Skip to:

CME 510: Linear Algebra Optimization Seminar

Speaker: Alan Karp, HP Labs, Ret.

Title: Patenting Division or How I Ran Afoul of the US Supreme Court

Abstract: Trying to patent division sounds like the action of a crazy person. Nevertheless, I succeeded, not once, but three times. Two of those patents are actually legitimate. In this talk, I'll explain what we did, why some of that is worth patenting and why one of those patents is explicitly ruled out by a US Supreme Court decision. Along the way, I'll show you more about computer arithmetic than you care to know, explain the big part serendipity played in the work, and give a case study on the value of quality refereeing. As an added bonus, I'll even throw in a bit of mathematics.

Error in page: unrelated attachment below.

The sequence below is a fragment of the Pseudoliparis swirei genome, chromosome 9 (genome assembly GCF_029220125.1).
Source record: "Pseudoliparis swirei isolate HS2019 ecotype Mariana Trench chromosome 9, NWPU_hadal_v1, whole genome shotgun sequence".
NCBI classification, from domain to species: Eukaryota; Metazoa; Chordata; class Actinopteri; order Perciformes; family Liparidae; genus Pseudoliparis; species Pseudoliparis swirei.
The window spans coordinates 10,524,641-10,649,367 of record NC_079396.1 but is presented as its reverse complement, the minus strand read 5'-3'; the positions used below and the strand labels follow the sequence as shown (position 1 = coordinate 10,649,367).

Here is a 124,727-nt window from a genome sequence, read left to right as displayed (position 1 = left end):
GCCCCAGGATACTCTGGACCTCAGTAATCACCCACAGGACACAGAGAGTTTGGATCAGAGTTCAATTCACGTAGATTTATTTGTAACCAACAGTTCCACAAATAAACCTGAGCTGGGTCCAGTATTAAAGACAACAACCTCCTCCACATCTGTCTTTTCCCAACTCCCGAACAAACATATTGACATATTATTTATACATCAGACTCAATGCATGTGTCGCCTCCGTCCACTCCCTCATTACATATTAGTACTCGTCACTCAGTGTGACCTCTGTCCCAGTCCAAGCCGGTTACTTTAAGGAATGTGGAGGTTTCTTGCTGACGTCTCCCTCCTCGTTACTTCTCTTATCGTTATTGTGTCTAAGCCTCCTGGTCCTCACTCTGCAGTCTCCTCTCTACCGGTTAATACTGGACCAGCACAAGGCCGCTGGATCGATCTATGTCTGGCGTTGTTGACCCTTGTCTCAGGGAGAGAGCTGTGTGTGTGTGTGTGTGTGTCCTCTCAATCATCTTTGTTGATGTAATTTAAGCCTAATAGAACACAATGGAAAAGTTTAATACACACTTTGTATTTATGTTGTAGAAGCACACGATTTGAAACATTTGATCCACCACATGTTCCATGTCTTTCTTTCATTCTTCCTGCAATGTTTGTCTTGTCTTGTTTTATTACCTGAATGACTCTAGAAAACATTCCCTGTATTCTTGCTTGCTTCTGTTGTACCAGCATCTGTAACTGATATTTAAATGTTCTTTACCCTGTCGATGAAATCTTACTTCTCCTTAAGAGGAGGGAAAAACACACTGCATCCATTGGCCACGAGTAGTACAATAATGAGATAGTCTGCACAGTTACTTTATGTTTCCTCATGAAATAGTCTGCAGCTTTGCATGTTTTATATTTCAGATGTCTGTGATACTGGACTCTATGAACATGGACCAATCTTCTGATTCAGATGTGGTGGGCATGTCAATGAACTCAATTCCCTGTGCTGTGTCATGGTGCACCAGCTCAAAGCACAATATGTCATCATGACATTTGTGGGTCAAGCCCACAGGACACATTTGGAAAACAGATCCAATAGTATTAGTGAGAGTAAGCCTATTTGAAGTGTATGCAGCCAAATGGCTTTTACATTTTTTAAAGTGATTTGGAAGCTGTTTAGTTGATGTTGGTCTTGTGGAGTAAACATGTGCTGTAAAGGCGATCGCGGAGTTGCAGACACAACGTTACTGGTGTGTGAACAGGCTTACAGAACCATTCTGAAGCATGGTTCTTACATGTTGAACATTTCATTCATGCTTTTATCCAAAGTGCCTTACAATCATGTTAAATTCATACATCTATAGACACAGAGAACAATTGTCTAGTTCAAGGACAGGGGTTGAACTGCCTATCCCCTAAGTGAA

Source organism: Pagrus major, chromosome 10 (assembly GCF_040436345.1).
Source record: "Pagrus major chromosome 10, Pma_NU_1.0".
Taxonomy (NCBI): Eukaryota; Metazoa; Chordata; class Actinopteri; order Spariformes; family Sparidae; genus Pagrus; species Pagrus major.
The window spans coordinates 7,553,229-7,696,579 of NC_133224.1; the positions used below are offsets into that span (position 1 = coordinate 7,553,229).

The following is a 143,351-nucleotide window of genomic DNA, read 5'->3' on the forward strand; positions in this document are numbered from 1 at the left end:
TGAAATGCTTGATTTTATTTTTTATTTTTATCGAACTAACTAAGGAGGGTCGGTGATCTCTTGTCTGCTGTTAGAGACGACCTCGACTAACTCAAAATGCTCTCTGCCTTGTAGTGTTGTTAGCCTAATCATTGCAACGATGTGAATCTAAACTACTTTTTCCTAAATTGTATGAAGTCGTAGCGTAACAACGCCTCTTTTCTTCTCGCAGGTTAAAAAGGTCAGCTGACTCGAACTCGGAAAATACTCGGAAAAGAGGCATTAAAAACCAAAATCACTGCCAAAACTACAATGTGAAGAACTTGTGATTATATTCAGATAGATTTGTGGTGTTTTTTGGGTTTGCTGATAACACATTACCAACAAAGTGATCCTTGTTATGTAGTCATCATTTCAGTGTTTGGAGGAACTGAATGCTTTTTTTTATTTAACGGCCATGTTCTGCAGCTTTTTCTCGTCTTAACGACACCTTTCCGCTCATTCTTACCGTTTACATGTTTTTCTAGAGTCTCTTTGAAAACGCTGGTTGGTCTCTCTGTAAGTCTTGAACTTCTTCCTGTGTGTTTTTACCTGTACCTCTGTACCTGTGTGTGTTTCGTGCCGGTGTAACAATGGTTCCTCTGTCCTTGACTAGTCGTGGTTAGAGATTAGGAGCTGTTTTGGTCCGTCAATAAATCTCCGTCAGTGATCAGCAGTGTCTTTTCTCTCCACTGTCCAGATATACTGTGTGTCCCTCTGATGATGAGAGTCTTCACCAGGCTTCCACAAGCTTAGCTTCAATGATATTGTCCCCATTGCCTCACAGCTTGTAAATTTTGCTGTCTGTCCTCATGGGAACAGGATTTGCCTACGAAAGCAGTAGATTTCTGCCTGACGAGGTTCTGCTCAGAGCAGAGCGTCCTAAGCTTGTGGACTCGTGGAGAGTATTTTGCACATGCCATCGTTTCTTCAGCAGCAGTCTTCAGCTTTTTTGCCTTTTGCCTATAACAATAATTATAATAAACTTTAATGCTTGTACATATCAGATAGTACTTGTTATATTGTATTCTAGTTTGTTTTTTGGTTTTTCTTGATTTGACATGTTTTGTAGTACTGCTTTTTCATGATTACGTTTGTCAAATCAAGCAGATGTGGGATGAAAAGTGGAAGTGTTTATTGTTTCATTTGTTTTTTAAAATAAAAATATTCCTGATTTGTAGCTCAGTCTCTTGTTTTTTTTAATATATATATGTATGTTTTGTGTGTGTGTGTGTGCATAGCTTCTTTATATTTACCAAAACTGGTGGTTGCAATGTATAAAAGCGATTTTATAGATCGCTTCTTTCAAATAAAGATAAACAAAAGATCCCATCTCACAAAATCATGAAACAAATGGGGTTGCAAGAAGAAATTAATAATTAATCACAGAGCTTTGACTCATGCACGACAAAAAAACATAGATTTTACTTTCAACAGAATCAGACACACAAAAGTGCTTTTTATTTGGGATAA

Bio: Alan Karp received his PhD in Astronomy from the University of Maryland, spent two years at IBM Research modeling exploding stars, and one year as an assistant professor of physics at Dartmouth College before joining IBM's Palo Alto Scientific Center to work on vector and parallel computing.He moved to Hewlett-Packard Laboratories, where he became one of the architects of the chips in Intel's Itanium line.  He then joined HP's newly formed E-speak Operation to productize the technology he helped develop at HP Labs, later returning to HP Labs to work on usable security and subsequently joining HP's Enterprise Services organization as an architect for enterprise-scale distributed systems.

Dr Karp has served on the editorial boards of the Journal of Quantitative Spectroscopy and Radiative Transfer, the Journal of Transport Theory and Statistical Physics, and the editorial advisory board of the journal Scientific Programming.  Dr Karp chaired the committee judging the entries for the Gordon Bell Prize for parallel processing for its first 10 years. He was awarded two IBM Outstanding innovation awards and holds over 70 patents.


Michael Saunders
Thursday, April 14, 2016 -
4:30pm to 5:45pm